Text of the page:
Pianist-organist Milt Buckner originated the “locked hands” technique in which parallel lines are played as two-handed “block” chords. The style has been emulated by his and future generations from George Shearing to Oscar Peterson and beyond. From 1941-1948, then again in the early 50’s, Buckner worked as arranger and director for jazz giant Lionel Hampton’s band. He was also instrumental in bringing the Hammond organ into modern popular music. From 1966 until his death in 1977 Bruckner spent most of his time in Europe. For French critic André Hodeir, “Bruckner must surely belong to the front line of pianists along with Earl Hines, Fats Waller, and Teddy Wilson.”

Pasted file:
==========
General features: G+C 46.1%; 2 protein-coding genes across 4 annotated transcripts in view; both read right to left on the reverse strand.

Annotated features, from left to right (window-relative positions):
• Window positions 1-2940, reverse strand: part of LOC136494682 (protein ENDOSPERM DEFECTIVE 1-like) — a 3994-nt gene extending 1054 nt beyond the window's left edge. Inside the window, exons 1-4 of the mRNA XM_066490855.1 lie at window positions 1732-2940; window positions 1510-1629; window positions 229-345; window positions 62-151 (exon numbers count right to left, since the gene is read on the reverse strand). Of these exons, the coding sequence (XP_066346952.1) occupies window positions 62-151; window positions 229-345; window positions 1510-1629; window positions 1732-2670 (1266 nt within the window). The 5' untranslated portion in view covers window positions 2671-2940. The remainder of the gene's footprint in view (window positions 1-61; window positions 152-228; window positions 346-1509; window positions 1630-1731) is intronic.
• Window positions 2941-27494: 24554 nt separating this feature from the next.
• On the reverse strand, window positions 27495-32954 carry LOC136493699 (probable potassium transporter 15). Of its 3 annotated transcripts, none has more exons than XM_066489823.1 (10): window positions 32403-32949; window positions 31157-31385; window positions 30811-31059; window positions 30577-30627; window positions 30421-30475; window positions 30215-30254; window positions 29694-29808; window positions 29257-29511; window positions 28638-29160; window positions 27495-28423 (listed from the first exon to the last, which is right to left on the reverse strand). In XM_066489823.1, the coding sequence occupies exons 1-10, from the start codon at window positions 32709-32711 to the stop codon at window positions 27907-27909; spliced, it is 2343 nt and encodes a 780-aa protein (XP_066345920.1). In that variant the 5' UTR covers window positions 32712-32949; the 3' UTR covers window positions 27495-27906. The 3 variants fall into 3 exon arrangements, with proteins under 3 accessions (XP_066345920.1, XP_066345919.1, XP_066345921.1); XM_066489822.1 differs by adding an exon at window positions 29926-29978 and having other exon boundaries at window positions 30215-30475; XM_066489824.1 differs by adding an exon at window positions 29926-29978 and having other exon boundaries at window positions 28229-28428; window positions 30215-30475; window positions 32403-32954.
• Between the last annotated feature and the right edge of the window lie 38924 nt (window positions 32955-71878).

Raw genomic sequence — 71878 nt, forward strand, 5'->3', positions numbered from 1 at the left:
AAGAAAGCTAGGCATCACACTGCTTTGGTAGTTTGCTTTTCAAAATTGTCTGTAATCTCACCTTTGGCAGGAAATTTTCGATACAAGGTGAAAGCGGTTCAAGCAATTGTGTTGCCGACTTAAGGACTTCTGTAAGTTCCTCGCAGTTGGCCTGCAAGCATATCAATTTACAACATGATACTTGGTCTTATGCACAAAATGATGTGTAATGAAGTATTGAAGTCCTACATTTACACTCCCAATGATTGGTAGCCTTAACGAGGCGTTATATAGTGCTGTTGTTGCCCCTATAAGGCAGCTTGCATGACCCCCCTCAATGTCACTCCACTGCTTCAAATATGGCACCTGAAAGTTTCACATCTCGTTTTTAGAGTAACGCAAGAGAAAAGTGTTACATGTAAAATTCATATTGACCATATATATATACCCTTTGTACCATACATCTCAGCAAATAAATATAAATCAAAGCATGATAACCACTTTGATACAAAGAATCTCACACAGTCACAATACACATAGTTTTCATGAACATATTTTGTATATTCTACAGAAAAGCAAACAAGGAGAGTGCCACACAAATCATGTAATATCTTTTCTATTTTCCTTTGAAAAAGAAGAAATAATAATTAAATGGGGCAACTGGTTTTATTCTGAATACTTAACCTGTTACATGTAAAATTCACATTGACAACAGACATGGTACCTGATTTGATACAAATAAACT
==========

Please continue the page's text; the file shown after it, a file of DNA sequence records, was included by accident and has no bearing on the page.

Locked Hands is the second of the MPS Milt Buckner trio albums. Ellington bassist Jimmy Woode is back, and English drummer Kenny Clare takes over Jo Jones’ seat. This set has the particular pleasure of Buckner playing four pieces on piano and four on organ. Glady’s Dance displays Buckner’s inimitable “locked hands” technique, with piano bass and drums trading fours and eights on the way back to the theme. Jersey Bounce, the WWII hit that Benny Goodman brought to #1 on the charts, is taken on in like manner. The Bruckner original Blues for Anita, a slow blues with a swinging 3/4 feel to the beat, is a real crowd pleaser replete with wolf whistles and lots of ahs and ohs, whereas Willi’s Blues is taken at a medium tempo. Buckner plays the bluesy classic Sunny with a relaxed swing on organ, and takes stride master Fats Waller’s Jitterbug Waltz at a fast clip, with a hip organ solo on this surprisingly modern-sounding piece. After a theme-driven organ solo on the popular ballad Lil’ Darlin’, Buckner takes on another Waller classic, Honeysuckle Rose, at the perfect bouncy tempo. It’s clear they’re having fun by their background exclamations; it’s big fun for the listener too.